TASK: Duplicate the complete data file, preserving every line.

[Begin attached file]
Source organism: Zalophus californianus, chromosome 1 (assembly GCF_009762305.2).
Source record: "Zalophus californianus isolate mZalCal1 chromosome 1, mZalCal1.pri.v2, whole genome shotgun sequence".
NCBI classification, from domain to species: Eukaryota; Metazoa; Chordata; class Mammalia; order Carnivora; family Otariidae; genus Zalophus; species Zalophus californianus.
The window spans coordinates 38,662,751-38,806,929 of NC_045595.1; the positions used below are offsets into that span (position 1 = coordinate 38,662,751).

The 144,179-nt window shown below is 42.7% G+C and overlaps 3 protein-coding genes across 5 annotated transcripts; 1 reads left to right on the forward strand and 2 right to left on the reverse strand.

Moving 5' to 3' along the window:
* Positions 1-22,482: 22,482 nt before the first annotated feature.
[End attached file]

Source organism: Zalophus californianus, chromosome 1 (assembly GCF_009762305.2).
Source record: "Zalophus californianus isolate mZalCal1 chromosome 1, mZalCal1.pri.v2, whole genome shotgun sequence".
NCBI classification, from domain to species: Eukaryota; Metazoa; Chordata; class Mammalia; order Carnivora; family Otariidae; genus Zalophus; species Zalophus californianus.
The window spans coordinates 38,662,751-38,806,929 of NC_045595.1; the positions used below are offsets into that span (position 1 = coordinate 38,662,751).

The 144,179-nt window shown below is 42.7% G+C and overlaps 3 protein-coding genes across 5 annotated transcripts; 1 reads left to right on the forward strand and 2 right to left on the reverse strand.

Moving 5' to 3' along the window:
* Positions 1-22,482: 22,482 nt before the first annotated feature.